Lost in translation

Bad translation on shop front
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I had been planning to take December off.  Sadly, the guest blogger I had lined up had last minute Christmas stuff to do and now here I am unexpectedly back at the creative coal face.  (And, before you ask, no, the guest blogger wasn’t Santa.)  Grasping at the blogging equivalent of low-hanging fruit, I wondered ‘Is there anything tax-related about Christmas?’ Well, yes there is peeps and I’m going to enlighten you.

The King James Bible records that it was the decree of Caesar Augustus ‘that all the world should be taxed’ that led to Mary and Joseph making the journey to Bethlehem.  It seems that this may be a bit of a mistranslation as the Greek verb used (‘apographo’) means to enrol, record or register, for example, as part of a census, rather than to tax, although a census would have been part of the process of assessing taxes.

Mistranslation and misinterpretation are not at all unusual in the tax field, particularly where, as in VAT, the law is based on EU principles and legal texts and where the languages of all 28 Member States are, in theory, of equal status.  There are also cases of ‘incorrect transposition,’ as those silver-tongued Eurocrats of the EU Commission call it, when Member States pass inappropriate measures while purporting to fulfil their obligation to implement an EU directive.

According to the 2009 publication by the Centre for European Policy Studies ‘Policy-Making in the EU: Achievements, Challenges and Proposals for Reform’ there are three types of incorrect transposition:

  • gold-plating (going further than the directive requires)
  • double-banking (overlapping of national laws and the transposed directive)
  • regulatory creep (overzealous enforcement or uncertainty in the status of the measure being implemented)

HMRC often go for all three but they are particularly fond of gold-plating.  Nothing like a bit of tax bling, especially in the festive season, I suppose.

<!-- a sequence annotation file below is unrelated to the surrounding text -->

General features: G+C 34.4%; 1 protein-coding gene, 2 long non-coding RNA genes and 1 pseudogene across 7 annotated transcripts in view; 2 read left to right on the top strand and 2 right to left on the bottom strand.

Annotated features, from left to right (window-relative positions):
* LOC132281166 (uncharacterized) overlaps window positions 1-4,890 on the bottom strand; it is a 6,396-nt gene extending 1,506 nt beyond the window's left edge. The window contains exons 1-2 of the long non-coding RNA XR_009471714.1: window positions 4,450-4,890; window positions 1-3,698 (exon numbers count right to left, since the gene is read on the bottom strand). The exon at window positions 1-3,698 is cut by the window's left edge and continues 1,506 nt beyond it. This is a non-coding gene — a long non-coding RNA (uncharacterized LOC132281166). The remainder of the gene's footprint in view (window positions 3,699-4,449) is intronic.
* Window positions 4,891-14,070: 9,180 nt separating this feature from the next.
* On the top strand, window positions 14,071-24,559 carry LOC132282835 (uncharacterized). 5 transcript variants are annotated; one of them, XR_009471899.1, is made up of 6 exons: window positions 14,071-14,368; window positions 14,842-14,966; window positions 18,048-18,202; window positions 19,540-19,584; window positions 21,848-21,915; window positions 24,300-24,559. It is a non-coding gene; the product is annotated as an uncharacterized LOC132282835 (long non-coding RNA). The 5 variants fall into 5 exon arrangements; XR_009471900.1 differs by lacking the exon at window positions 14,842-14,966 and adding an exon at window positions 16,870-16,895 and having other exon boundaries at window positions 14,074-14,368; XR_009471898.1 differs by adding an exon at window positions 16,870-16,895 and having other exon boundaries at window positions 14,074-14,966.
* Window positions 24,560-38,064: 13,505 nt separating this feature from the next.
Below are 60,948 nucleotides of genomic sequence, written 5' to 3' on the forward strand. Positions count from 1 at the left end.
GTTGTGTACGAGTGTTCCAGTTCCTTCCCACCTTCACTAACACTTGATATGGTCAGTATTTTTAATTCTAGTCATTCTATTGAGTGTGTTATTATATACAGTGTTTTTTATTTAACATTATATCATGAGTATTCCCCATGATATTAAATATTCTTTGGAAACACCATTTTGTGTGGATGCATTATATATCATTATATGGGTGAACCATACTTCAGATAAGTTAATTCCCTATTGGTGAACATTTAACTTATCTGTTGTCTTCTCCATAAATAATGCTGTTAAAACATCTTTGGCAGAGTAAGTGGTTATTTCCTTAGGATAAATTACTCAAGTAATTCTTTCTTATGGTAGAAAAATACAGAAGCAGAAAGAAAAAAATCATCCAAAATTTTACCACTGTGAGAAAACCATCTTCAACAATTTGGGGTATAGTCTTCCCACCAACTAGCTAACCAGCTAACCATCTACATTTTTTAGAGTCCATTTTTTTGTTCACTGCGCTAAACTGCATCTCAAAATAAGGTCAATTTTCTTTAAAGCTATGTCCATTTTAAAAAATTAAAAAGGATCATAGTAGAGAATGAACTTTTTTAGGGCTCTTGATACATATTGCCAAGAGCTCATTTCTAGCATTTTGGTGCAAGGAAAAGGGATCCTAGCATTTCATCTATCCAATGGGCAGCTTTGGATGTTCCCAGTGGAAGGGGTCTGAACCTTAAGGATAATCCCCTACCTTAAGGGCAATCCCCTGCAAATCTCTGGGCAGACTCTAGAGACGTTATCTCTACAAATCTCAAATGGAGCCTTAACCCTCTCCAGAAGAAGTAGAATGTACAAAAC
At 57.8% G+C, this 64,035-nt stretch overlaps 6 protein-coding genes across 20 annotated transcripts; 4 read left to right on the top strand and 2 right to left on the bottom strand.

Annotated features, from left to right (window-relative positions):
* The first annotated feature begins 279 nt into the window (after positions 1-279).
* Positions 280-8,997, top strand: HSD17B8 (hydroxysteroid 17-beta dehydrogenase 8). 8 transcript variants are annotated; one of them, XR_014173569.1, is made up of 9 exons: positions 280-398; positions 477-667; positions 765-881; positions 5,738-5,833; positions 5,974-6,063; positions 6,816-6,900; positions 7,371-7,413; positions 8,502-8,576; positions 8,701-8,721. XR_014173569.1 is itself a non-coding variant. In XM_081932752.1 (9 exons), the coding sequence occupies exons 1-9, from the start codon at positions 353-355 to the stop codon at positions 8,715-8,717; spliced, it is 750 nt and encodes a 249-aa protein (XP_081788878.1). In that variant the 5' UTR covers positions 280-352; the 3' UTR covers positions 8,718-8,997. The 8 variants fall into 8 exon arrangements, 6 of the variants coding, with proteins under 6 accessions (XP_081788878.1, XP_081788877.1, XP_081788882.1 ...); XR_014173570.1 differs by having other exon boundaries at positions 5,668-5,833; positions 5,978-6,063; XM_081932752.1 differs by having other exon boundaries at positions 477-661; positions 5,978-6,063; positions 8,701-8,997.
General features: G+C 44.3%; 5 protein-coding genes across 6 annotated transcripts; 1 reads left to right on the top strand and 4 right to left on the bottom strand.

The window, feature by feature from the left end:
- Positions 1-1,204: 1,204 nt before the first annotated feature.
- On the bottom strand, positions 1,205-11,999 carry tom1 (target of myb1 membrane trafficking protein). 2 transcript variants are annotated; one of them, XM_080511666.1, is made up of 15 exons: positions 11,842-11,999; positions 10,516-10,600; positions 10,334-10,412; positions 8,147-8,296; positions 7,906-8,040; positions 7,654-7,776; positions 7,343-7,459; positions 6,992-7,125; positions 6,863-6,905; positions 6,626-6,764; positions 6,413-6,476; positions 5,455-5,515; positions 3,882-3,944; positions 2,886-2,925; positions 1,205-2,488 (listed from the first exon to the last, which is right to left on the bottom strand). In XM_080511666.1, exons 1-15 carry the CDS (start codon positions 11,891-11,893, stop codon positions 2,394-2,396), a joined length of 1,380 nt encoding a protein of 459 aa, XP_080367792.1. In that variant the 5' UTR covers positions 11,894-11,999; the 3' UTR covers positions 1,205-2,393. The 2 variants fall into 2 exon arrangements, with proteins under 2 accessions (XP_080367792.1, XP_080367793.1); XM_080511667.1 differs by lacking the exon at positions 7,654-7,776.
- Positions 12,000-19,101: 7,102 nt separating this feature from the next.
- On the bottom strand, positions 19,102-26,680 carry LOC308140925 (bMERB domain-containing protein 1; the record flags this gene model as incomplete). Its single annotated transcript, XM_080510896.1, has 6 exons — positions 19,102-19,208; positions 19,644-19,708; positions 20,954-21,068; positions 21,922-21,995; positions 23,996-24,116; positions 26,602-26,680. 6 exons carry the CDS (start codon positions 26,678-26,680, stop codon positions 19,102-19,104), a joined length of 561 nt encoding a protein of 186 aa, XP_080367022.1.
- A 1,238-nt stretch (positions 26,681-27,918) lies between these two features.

Where UK law transposes or should have transposed EU law the UK law is to be interpreted so far as possible to conform to and give proper effect to the relevant EU provision.  This principle of statutory construction, intended as an aid to determining meaning where the legislation is unclear or ambiguous, was, in my view, taken way too far by the First-tier Tribunal in the recent case of Rapid Sequence Ltd.

UK law (in Group 7, Schedule 9, VATA) exempts from VAT the ‘provision of a deputy for a person registered in the register of medical practitioners’ and this is completely inconsistent with the EU law which should have been transposed by that provision.  The First-tier Tribunal, under the guise of giving the UK provision a ‘conforming construction,’ read words into it so that the result was that only the ‘provision of medical care services provided by a deputy for a person registered in the register of medical practitioners’ benefitted from exemption.  To justify its appalling hubris the tribunal said:

‘If a provision of national law is inconsistent with the principles of a Directive it must, so far as possible, be interpreted in the light of the Directive and so as to be consistent with EU law, unless it is clear that Parliament specifically intended to depart from the Directive.  This may involve a substantial departure from the language used although not from the fundamental or cardinal features of the legislation.  It is possible to read the legislation up (expansively) or down (restrictively) or to read words into the legislation.’

Well ‘Bah, humbug’ I say.  The plain wording of the UK provision was clear (although HMRC preferred to refer to it as ‘unfortunate’ and ‘problematic’) so how could the tribunal conclude that Parliament didn’t mean what it said?  If HMRC didn’t like the provision as it was they could seek to amend it. It was their unfortunate and problematic drafting after all.

The Commission monitors how EU law is transposed and takes action where it considers that Member States have not transposed directives properly.  In a Commission Report published in 2013 which shows the position at December 2012 the UK came tenth in the league table of Member States against whom the Commission had opened cases for late or incorrect transposition.  Of course Italy came top.

The smell of turkey curry is hanging in the air like napalm so it’s time to put my Christmas jumper back on and pull that final cracker:

‘What’s the difference between a female lawyer and a pitbull?’


Happy New Year.

Tax lawyer specialising in business tax, SDLT and VAT

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